LAST_UPDATED()The last time a message in a SOW topic was published to.
MESSAGE_SIZE()The size, in bytes, of the data within a message.
REMOTE_ADDRESS()The address (typically IP address) of the connection executing the command.
USER()The authenticated user name of the user executing the command.

Finding Older Messages

One common request is to be able to find messages in a SOW topic that haven’t been updated for a certain interval of time. Before AMPS, being able to run this query would depend on adding a timestamp field to the data (typically through enrichment).

With AMPS (and later), though, we can use the LAST_UPDATED() function to access the last time the record was updated. With the UNIX_TIMESTAMP() function, it’s simple to write a query that finds records that haven’t been updated in the last five minutes. Using the spark utility, all we have to do is provide the filter UNIX_TIMESTAMP() - LAST_UPDATED() > 300.

$ spark sow -server myserver:port -type json -topic sampleTopic \
            -filter 'UNIX_TIMESTAMP() - LAST_UPDATED() > 300'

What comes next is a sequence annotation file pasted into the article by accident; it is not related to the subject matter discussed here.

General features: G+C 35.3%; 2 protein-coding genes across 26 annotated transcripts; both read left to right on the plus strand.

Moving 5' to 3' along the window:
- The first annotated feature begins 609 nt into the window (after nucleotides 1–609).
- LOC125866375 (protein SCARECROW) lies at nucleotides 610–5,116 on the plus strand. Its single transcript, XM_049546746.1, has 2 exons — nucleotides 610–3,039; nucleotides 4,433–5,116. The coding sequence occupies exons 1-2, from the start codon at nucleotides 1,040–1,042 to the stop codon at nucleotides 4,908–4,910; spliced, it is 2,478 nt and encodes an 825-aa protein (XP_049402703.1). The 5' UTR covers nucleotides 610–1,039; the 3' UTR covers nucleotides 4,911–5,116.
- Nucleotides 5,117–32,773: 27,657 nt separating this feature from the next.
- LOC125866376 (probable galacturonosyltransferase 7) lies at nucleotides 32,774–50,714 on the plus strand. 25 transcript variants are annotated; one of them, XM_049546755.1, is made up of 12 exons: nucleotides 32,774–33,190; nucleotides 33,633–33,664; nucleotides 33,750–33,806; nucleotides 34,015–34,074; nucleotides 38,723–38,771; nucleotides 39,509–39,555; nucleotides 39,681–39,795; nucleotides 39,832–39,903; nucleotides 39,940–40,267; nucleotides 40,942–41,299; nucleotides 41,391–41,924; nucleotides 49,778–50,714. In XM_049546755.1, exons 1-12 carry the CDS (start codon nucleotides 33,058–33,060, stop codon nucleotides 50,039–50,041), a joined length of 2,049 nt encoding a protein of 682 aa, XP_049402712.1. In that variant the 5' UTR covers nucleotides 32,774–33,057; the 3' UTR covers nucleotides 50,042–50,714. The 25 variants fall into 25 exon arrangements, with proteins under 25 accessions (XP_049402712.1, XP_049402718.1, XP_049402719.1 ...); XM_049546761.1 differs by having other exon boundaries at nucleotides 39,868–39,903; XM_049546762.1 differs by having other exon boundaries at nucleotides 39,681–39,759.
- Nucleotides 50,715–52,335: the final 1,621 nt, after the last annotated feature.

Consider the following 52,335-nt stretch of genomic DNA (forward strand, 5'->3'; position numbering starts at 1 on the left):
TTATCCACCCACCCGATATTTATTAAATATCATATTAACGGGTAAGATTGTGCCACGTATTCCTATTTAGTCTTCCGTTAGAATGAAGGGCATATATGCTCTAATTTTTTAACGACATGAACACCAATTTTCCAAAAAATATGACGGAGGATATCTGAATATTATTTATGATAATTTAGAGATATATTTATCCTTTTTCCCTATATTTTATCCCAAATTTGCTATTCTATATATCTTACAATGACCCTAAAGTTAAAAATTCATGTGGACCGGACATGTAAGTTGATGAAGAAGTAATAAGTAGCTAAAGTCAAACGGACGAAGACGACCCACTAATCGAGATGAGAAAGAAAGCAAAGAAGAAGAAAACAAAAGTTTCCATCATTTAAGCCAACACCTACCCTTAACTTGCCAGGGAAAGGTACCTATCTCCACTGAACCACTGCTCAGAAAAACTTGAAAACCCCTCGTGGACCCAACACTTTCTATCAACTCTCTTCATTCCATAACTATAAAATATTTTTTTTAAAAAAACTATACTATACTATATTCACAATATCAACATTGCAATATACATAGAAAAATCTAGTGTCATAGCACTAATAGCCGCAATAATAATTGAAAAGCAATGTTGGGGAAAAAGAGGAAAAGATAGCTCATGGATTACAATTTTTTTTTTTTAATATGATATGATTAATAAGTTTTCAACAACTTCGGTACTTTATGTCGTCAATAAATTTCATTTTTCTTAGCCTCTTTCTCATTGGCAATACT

For each message in the topic, AMPS subtracts the timestamp for the last time the message was updated from the current timestamp. If the difference is more than 300 (300 seconds, that is, five minutes), the filter is true and AMPS returns the message.

A filter like this could also be used in a sow_delete command to find and remove messages that haven’t been active in a certain interval of time.

Query Versus Subscription

Notice that for the command above, I used sow rather than subscribe or sow_and_subscribe. There’s an important reason for this: AMPS evaluates filters against a message when a sow query runs, or when there’s a change to the message. That means that a filter like UNIX_TIMESTAMP() - LAST_UPDATED() > 300 is very useful for a query, but isn’t very useful for a subscription.